Flight of Pigeons by Ruskin Bond A Flight of Pigeons is Ruskin Bond's classic novella about the twists of fate, history and the human heart.
When Ruth Labadoor's father, a clerk in the British magistrate's office, is killed in an attack by sepoys, her family seek refuge with their trusted companion, Lala Ramjimal. From here they eventually hope to escape to their relatives in Bareilly. But their plans go awry when Javed Khan, a fiery Pathan opposed to the British, abducts Ruth and her mother and takes them to his haveli. To their surprise, it is not hate that impels him in this time of war, but an almost crippling passion for Ruth. It will be months before the fall of Delhi to British troops brings them freedom-from fear, bafflement and despair, not only their own but also Javed Khan's...
Suffused with warmth and passion, the stories in Falling in Love Again showcase the myriad variations of romantic lovefleeting, intimate, joyous, heartbreaking. Featuring classic stories by Ruskin Bond, such as The Eyes Have It and The Girl from Copenhagen, this stirring collection captures the range of feelings that are indubitably part of the infinite spectrum of love.Read More...Hide Pages: 208
Delhi is not Far : The Best of Ruskin Bond by Ruskin Bond Delhi is not far brings the best of Ruskin Bond's prose and poetry. For over four decades,by way of innumerable novels,essays,short stories,and poems,the author has mapped out and peoples a unique literary landscape.This anthology has selections from all the major books and also features an unpublished novella "Delhi is not Far".Read More...Hide Pages: 428
When Adi- a small-town eighteen-year-old with a giant inferiority complex lands a chance to study medicine in big, bad Bombay, he is overjoyed. Although plagued by the thought that his success is a fluke and hence ill gotten, he plunges headlong into the sights and sounds of this dazzling city.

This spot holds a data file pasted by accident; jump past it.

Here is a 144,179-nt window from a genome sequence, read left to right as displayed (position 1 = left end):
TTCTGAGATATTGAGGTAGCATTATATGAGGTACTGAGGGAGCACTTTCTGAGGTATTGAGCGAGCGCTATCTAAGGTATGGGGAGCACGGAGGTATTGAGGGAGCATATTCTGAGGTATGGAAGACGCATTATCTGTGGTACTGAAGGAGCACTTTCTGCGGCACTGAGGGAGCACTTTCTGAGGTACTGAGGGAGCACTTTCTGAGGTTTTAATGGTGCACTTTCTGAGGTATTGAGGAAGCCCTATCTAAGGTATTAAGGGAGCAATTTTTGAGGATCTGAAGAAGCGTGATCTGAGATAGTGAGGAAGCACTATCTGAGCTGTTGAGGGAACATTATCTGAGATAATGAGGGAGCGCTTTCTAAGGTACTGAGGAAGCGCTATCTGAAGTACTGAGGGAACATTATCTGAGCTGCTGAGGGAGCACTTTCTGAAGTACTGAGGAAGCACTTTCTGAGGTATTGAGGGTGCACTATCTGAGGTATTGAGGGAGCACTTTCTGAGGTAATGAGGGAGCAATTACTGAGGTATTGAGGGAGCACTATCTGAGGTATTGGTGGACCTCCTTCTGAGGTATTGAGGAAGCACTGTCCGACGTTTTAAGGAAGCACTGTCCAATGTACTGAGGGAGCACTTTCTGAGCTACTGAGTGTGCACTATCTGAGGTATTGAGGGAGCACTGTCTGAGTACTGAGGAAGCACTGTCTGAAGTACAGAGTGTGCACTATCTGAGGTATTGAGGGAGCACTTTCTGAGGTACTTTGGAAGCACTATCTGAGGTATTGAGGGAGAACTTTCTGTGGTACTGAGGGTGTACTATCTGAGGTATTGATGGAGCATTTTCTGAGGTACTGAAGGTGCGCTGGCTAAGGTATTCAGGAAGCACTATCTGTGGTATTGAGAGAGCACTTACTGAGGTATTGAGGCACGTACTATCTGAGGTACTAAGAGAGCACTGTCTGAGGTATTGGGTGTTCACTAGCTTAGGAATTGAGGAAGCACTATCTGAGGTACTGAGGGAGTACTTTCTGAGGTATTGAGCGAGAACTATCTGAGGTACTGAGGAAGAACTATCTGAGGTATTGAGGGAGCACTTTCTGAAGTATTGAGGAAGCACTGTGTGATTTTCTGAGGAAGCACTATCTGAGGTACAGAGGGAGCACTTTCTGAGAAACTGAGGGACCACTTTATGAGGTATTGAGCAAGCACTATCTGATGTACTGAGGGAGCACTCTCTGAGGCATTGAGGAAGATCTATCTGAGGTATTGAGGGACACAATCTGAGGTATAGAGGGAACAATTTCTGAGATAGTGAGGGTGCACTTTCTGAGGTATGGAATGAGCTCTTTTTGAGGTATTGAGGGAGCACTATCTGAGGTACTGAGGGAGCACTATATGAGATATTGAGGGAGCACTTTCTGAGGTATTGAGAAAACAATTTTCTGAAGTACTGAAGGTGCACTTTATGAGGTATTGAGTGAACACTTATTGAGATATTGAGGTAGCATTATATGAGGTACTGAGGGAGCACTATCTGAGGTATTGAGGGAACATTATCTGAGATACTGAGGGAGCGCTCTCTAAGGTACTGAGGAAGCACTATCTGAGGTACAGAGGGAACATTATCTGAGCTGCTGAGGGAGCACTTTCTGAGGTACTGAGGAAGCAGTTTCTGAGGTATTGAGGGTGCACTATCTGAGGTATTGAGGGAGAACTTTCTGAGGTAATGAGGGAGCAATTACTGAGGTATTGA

Adi's initiation into college life isn't the most promising - a night of ragging by a bunch of sniggering seniors brings him and his equally vulnerable batch-mates close to tears. But gradually, he finds his feet in the new world and makes friends with a motley crew: Pheru, Harsha, Rajeev, Toshi. It isn't long before they, and the rest of his class much to his surprise, start looking up to him as a natural born leader.
Then, just when life is beginning to look good, tragedy strikes, and Adi gets caught in an emotional vortex he must struggle to make sense of. Are principles more important than friendship? Does a student of medicine have the luxury of fighting personal battles while patients' lives are at stake? Adi knows that it is only when he resolves these questions for himself that he will be able to hold on to all the things close to his heart.
The Storyteller's Tale
The Storyteller's Tale by Omair Ahmad
The Begum's story, her challenge, had taken him by surprise. It had been so very long since somebody had matched him and, truth be told, outstripped him. He hadn't imagined being bested. What a shocking joy it was to be defeated, to be in love again.
It is the 1700s and the forces of Ahmad Shah Abdali have destroyed the glorious city of Delhi. Abandoned by fate and fortune, a storyteller finds himself at an isolated casbah a day's ride from the city. When the Begum of the casbah invites him to stay and share a story, he tells her the tale of two brothers, Taka and Wara-wolf and boy-a tale of love and loyalty, and the hurt, fear and distrust that come when love remains unrecognized.
The Begum is provoked into responding with a story of her own-the tale of Aresh and Barab and a friendship that transcends death. What follows in this many-layered tale is a duel of narratives, each reinforcing something different-love, loyalty, friendship, anguish, need, betrayal, sacrifice and loss; each tale drawing the Begum and the storyteller deeper into a forbidden desire; each story transporting the reader to an unforgettable world.
The Moonstone by Wilkie Collins
A dazzling gem is stolen known as "The Moonstone"from the forehead of a Hindu idol only to resurfaces at a birthday party in an English country home-with an enigmatic trio of watchful Brahmins hot on its trail. Rich with superstitions, suspicion, humor, and romance, this 1868 mystery draws readers into a compelling tale where twists and turns range from sleepwalking to experimentation with opium.
Described by T.S. Eliot as a "master of plot and situation," Collins possessed gifts of characterization that rivaled those of his close friend, Charles Dickens. The Moonstone exhibits these skills with suspenseful and dramatic effects, as the narrative passes from one colorful character to the next. The novel is particularly distinguished by the appearance of Sergeant Cuff, a prototype of the English detective hero and the harbinger of a popular tradition of sleuths in books.